Today in 1986: SCOTUS limits student free speech

Jul 7, 2016 By: Jeremy Byellin

On July 7, 1986, the Supreme Court limited the constitutional freedom of speech protections afforded to students in its Bethel School District v. Fraser ruling.

Today in 2003: The Supreme Court finds cross-burning to be constitutionally-protected “speech”

Apr 7, 2016 By: Jeremy Byellin

Virginia v. Black, decided 13 years ago today, on April 7, 2003, held that cross-burning, without an intent to intimidate, is constitutionally-protected speech under the First Amendment.

High school student suspended over tweet to receive $425,000 settlement

Dec 10, 2015 By: Jeremy Byellin

The high school student that was suspended last year over tweeting “actually yes” has just settled his civil suit against the school and city for $425,000.

Colorado Judge Finds Campaign Law Violation in Social Media Post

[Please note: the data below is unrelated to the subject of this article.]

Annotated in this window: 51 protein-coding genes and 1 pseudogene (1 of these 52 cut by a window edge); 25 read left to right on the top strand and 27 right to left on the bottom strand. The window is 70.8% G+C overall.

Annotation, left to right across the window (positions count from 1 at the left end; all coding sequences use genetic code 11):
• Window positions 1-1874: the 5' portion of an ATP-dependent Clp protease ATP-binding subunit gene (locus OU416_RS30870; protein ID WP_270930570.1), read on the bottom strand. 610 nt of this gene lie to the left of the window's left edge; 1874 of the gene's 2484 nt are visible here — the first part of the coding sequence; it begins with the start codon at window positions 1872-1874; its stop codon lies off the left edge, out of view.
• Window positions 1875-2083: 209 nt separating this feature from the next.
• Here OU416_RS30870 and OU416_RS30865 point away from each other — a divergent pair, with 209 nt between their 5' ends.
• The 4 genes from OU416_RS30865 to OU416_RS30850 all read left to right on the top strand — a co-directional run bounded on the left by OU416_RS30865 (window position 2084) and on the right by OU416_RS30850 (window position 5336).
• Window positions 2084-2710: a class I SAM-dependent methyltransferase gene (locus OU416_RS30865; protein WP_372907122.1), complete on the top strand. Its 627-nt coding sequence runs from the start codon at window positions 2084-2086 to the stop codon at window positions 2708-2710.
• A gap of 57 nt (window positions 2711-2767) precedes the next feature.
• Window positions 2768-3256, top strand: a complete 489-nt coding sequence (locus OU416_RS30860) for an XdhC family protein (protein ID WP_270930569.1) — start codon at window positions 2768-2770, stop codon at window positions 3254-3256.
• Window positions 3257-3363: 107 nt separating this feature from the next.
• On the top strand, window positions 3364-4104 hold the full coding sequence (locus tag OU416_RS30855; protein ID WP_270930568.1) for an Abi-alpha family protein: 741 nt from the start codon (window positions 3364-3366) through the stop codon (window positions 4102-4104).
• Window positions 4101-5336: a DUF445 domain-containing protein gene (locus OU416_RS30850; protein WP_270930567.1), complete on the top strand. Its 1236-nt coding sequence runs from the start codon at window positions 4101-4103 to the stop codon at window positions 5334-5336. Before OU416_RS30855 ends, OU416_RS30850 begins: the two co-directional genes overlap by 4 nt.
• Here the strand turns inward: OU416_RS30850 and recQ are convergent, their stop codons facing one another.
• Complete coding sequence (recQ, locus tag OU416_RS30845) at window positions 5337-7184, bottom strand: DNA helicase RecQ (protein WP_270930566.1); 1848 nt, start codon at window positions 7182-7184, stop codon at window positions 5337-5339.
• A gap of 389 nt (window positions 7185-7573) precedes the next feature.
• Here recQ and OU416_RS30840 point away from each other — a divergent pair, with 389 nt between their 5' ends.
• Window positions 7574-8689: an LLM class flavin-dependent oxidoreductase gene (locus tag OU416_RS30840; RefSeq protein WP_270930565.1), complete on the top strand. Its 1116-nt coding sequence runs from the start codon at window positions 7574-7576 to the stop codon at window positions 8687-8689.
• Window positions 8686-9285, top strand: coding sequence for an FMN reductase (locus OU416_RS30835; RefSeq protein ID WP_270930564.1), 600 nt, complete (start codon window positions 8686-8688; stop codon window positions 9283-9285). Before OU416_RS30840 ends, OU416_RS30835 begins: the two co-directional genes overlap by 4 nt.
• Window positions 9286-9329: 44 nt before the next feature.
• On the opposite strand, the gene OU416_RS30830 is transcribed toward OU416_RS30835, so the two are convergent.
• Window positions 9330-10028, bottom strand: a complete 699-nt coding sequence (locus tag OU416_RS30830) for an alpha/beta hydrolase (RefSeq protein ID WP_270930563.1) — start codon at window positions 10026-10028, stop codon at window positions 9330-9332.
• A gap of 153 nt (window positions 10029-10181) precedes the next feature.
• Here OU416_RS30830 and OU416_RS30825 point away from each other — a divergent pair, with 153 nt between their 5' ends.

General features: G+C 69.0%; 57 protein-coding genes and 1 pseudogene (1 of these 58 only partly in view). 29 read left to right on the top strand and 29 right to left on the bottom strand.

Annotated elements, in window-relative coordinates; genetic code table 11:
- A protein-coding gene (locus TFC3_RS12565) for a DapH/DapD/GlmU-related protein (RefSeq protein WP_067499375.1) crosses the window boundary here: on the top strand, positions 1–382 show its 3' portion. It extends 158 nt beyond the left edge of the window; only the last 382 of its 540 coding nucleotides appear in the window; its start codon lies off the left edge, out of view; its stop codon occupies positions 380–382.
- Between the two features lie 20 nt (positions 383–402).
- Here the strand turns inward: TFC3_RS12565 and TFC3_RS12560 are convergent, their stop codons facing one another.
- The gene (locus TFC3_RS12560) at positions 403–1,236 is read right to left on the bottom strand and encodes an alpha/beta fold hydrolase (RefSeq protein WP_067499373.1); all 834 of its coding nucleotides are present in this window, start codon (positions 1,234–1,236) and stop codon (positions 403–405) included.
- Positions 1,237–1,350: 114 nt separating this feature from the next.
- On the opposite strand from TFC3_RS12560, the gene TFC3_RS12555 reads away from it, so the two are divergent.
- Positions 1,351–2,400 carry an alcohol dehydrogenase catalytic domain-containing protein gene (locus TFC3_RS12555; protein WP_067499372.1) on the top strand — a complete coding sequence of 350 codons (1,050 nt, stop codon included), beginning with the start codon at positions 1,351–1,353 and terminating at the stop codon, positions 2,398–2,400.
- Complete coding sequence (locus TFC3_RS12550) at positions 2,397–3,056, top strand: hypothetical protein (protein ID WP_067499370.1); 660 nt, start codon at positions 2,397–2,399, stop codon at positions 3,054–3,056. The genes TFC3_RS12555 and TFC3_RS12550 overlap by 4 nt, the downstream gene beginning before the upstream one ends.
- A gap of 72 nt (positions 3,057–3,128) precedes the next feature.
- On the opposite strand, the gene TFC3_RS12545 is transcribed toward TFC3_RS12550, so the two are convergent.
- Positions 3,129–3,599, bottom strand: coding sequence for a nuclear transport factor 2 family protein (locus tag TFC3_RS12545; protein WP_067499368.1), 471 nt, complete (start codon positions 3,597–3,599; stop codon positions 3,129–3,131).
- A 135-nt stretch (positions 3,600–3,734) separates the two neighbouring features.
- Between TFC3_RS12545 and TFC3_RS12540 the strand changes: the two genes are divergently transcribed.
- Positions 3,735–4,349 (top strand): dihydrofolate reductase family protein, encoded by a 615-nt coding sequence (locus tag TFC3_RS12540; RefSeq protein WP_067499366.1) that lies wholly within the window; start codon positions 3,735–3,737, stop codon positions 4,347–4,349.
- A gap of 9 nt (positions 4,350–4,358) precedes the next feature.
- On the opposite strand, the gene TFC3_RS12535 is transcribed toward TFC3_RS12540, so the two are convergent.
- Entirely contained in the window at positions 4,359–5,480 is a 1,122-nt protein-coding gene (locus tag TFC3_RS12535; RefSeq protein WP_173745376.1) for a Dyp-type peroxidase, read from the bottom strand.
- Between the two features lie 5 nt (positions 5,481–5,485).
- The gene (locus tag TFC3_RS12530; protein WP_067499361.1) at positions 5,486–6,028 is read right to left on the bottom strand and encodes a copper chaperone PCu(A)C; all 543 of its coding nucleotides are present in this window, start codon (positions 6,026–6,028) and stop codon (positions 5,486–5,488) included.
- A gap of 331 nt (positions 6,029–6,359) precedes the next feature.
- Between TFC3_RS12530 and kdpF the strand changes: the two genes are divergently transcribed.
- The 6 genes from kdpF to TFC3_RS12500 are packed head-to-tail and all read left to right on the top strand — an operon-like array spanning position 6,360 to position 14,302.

Nov 2, 2015 By: Craig Blakeley

A school board election campaign in Colorado has generated a controversial interpretation of campaign laws in the context of social media.

America’s War on Digital Media

Oct 2, 2012 By: Craig Blakeley and Jeff Matsuura

The U.S. Government has effectively declared war on WikiLeaks and its supporters, enabling far more drastic penalties under the rules of war.

Hot Docs: Civil rights group challenges animal terrorism law

Dec 29, 2011 By: Jeremy Byellin

A civil rights group is challenging the constitutionality of 2006’s Animal Enterprise Terrorism Act, claiming it is overbroad, vague, and a content-based restriction.

Today in 1940: Supreme Court affirms compulsory Pledge of Allegiance

Jun 3, 2011 By: Jeremy Byellin

On June 3, 1940, the Supreme Court decided Minersville School District v. Gobitis, upholding compulsory Pledge of Allegiance laws. It was overruled three years later.